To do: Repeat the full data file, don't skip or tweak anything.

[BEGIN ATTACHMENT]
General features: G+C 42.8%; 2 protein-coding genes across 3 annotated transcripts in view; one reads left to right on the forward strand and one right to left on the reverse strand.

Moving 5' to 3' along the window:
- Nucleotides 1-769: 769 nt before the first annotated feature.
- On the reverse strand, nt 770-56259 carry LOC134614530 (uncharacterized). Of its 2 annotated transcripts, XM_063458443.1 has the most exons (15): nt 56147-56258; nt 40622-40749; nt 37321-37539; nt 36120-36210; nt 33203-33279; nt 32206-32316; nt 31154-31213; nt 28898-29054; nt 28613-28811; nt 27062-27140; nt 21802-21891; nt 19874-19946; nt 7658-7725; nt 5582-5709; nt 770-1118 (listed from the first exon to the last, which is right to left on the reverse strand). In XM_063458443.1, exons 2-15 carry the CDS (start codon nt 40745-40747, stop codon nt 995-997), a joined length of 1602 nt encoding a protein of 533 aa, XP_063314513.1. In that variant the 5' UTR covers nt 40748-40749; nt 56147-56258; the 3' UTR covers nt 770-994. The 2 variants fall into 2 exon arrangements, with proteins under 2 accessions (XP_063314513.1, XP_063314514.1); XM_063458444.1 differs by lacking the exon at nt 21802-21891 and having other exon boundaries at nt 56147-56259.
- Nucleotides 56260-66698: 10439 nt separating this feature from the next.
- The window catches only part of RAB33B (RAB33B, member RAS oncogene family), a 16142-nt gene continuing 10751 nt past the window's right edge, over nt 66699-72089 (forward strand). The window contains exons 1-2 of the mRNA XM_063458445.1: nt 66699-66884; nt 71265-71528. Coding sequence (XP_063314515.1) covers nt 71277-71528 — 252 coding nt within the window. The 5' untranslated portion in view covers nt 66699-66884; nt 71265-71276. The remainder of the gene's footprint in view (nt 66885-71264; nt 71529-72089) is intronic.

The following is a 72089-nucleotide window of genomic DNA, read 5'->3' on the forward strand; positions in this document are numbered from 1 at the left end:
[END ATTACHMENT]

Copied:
General features: G+C 42.8%; 2 protein-coding genes across 3 annotated transcripts in view; one reads left to right on the forward strand and one right to left on the reverse strand.

Moving 5' to 3' along the window:
- Nucleotides 1-769: 769 nt before the first annotated feature.
- On the reverse strand, nt 770-56259 carry LOC134614530 (uncharacterized). Of its 2 annotated transcripts, XM_063458443.1 has the most exons (15): nt 56147-56258; nt 40622-40749; nt 37321-37539; nt 36120-36210; nt 33203-33279; nt 32206-32316; nt 31154-31213; nt 28898-29054; nt 28613-28811; nt 27062-27140; nt 21802-21891; nt 19874-19946; nt 7658-7725; nt 5582-5709; nt 770-1118 (listed from the first exon to the last, which is right to left on the reverse strand). In XM_063458443.1, exons 2-15 carry the CDS (start codon nt 40745-40747, stop codon nt 995-997), a joined length of 1602 nt encoding a protein of 533 aa, XP_063314513.1. In that variant the 5' UTR covers nt 40748-40749; nt 56147-56258; the 3' UTR covers nt 770-994. The 2 variants fall into 2 exon arrangements, with proteins under 2 accessions (XP_063314513.1, XP_063314514.1); XM_063458444.1 differs by lacking the exon at nt 21802-21891 and having other exon boundaries at nt 56147-56259.
- Nucleotides 56260-66698: 10439 nt separating this feature from the next.
- The window catches only part of RAB33B (RAB33B, member RAS oncogene family), a 16142-nt gene continuing 10751 nt past the window's right edge, over nt 66699-72089 (forward strand). The window contains exons 1-2 of the mRNA XM_063458445.1: nt 66699-66884; nt 71265-71528. Coding sequence (XP_063314515.1) covers nt 71277-71528 — 252 coding nt within the window. The 5' untranslated portion in view covers nt 66699-66884; nt 71265-71276. The remainder of the gene's footprint in view (nt 66885-71264; nt 71529-72089) is intronic.

The following is a 72089-nucleotide window of genomic DNA, read 5'->3' on the forward strand; positions in this document are numbered from 1 at the left end: